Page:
Leibniz and the Scholastics


University of Lucerne, spring term 2018
BA/MA Seminar
philipp.blum@philosophie.ch




Rather than downloading the handouts as they were distributed at the respective sessions, read the compiled version, which is regularly updated and contains the full bibliography.

This course also has a OLAT website.

Just after the end of the semester and before the exams, I am organising an informal workshop on Leibniz in beautiful Ligerz: Leibniz Now and Then, June 27 - July 1 2018 - everyone's welcome to attend!

Plan

date

topic/handout

contents

video

26.2.

Formalia
Leibniz?

After a short overview of the course, we start with a discussion of some general principles the survey articles on the Stanford Encyclopedia attribute to Leibniz, in particular the predicate-in-subject principle, the principle of sufficient reason and the principle of the identity of indiscernibles. We discuss the young Leibniz' view of individuation, his characterisation of substances as having complete individual concepts and his notion of monads.

5.3

Substitutivity salva veritate

We discuss the principle of the identity of indiscernibles and its converse, the indiscernibility of identicals, contrasting Max Black's indiscernible spheres with incongruent counterparts, natural numbers and elementary particles.

12.3.

Truth, Analyticity, and Contingency

We discuss the predicate-in-subject principle and the notion of truth that motivates it, elaborating on how it makes the very existence of contingency problematic.

19.3.

Absolute Necessity and Possible Worlds

To prepare for Leibniz' view of modality and essence, I give a brief sketch of the history of modal logic (stressing that modal framework principles are treated as absolute, ie. not given the standard quantificational treatment of necessities) and of the so-called modal "account" of essence.

26.3.

Contingency and the Principle of Sufficient Reason

I discuss double threats of determinism and of theological determinism: if we are not free, we are not responsible for our actions, but God is; if God is not free, then He is not omnipotent; but if we are free, God is not; if God is, we are not.

cf. also my talk "Leibniz and Contingency" in Ligerz on the 28th of June:

23.4.

The Principle of Sufficient Reason

We look at Leibniz's solution of these difficulties, and the important qualifications to the Principle of Sufficient Reason they require, highlighting the roles of the guise of the good principle and the rejection of necessitarianism about explanation.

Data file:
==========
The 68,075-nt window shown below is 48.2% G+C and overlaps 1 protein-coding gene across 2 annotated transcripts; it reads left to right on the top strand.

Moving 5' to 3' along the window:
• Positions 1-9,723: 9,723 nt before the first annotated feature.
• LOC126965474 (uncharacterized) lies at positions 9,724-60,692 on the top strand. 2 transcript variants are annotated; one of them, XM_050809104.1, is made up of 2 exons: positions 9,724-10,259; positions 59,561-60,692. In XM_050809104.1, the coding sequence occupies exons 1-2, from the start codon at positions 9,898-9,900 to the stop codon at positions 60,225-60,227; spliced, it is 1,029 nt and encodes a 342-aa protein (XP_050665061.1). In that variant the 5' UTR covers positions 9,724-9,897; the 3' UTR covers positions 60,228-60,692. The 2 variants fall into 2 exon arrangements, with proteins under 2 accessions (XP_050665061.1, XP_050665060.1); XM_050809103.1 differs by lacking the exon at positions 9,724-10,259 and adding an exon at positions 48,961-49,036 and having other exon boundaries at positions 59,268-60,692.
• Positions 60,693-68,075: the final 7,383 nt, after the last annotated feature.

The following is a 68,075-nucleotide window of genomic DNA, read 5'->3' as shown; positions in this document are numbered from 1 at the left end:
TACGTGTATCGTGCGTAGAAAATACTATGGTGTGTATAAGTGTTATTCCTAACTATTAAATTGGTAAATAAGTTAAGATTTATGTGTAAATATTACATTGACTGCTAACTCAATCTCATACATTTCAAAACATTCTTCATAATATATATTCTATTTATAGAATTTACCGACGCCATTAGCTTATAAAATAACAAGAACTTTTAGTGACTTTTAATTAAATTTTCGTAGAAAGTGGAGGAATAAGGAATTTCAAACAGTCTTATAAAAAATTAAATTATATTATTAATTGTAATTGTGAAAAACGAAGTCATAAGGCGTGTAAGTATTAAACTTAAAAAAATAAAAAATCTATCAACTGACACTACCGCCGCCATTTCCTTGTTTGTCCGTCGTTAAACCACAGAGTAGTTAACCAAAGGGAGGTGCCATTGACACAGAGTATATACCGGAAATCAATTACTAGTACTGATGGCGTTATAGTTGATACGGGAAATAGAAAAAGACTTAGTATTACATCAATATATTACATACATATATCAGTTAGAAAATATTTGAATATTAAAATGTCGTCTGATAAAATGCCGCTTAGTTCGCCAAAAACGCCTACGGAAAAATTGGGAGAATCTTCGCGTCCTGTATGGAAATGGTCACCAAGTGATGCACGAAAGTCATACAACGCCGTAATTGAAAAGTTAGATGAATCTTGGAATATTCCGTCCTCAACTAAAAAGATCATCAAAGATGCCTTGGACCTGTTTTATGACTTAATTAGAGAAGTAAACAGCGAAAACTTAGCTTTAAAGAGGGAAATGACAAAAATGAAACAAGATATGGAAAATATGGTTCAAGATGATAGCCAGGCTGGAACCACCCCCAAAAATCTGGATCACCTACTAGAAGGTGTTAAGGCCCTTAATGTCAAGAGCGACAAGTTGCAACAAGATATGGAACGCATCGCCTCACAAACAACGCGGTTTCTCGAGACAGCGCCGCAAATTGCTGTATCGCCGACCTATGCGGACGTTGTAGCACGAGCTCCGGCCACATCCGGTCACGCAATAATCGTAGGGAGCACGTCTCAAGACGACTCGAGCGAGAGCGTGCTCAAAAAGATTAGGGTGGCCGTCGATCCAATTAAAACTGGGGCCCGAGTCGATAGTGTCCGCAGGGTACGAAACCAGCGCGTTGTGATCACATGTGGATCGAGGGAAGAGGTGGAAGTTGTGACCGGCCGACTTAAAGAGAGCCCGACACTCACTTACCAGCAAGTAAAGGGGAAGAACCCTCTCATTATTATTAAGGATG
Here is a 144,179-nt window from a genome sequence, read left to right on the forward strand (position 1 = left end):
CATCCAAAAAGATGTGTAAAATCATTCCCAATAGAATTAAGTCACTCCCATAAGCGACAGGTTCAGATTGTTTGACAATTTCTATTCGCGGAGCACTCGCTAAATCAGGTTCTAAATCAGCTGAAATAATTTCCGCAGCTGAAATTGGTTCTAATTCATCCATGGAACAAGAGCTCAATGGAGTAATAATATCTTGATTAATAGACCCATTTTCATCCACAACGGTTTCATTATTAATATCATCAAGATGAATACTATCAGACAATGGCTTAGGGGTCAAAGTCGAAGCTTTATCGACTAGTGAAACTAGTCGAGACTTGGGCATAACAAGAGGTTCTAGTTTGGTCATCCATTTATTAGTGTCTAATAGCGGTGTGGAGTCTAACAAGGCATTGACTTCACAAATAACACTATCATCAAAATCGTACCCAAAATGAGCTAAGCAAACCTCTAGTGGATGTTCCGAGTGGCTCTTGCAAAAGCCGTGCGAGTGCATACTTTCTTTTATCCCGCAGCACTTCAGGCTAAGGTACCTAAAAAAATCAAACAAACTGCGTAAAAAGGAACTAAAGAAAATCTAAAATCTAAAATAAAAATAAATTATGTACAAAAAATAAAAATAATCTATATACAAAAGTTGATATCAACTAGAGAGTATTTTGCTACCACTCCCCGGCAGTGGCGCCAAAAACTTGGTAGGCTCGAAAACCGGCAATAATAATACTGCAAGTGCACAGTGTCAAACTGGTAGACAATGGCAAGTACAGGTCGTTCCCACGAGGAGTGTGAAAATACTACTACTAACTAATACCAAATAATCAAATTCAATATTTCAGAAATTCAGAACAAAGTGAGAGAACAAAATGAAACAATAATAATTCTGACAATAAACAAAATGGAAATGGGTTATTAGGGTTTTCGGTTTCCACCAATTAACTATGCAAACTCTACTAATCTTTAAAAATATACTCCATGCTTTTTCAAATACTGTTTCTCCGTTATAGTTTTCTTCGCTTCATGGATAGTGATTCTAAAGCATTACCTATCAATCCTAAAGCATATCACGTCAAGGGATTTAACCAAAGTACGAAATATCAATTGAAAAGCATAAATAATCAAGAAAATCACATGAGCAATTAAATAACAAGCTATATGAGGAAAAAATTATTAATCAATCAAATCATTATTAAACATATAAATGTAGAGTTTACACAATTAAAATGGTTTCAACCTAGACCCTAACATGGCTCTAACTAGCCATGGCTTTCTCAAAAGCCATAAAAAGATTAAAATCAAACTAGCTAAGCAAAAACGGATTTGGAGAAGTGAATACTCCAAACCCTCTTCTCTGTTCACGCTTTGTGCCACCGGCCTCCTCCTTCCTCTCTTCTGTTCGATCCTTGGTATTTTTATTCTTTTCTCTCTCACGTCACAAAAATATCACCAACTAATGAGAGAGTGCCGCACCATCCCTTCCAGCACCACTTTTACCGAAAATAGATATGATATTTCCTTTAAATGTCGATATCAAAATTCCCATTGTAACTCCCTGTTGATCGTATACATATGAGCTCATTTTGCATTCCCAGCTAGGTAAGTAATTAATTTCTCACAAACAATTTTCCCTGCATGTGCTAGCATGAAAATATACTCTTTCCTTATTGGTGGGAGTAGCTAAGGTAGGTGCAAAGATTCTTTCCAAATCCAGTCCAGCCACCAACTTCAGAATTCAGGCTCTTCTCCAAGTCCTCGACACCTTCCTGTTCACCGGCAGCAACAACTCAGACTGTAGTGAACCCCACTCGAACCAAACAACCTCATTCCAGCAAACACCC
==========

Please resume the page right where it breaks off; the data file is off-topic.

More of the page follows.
30.4.

Substances, Bodies and Monads

We begin the discussion of the problem of haecceitism, distinguishing between different versions, with an eye to the question in what sense Leibniz is a generalist, i.e. believes that there are only general facts.

cf. also my talk "Leibniz, Haecceitism and Existentialism" in Ligerz on the 29th of June:

7.5.

Haecceitism and the Problem of Individuation

We continue the discussion of haecceitism, this time in the perspective of determining in what sense Leibniz is an idealist, i.e. what degree of being his well-founded phenomena have.

14.5.

The Reducibility of Relations

I introduce the problem of relations, and sketch contemporary "solutions" to it (Fine, Williamson), before arguing that Leibniz had his own, and that it is superior. It turns out that, contra Russell, Leibniz is not a monadist but a monist about relations.

--

Existence, Essence, God and Relations

Cf. my talk "Leibniz on the Reducibility of Relations" in Ligerz on the 30th of June

--

Space, Time and Continuity

I sketch Aristotle's concept of place (and his theory of space), articulate what I like about it, show its reception in Leibniz's doctrine of continuity and use this material to support Leibniz's criticism of Newton's absolutist account of space and time. Cf. also my talk "Leibniz on Well-Founded Phenomena" in Ligerz on the 28th of June

--

Relational Spacetime

cf. my talk "Leibnizian Space and Incongruent Counterparts" in Ligerz on the 30th of June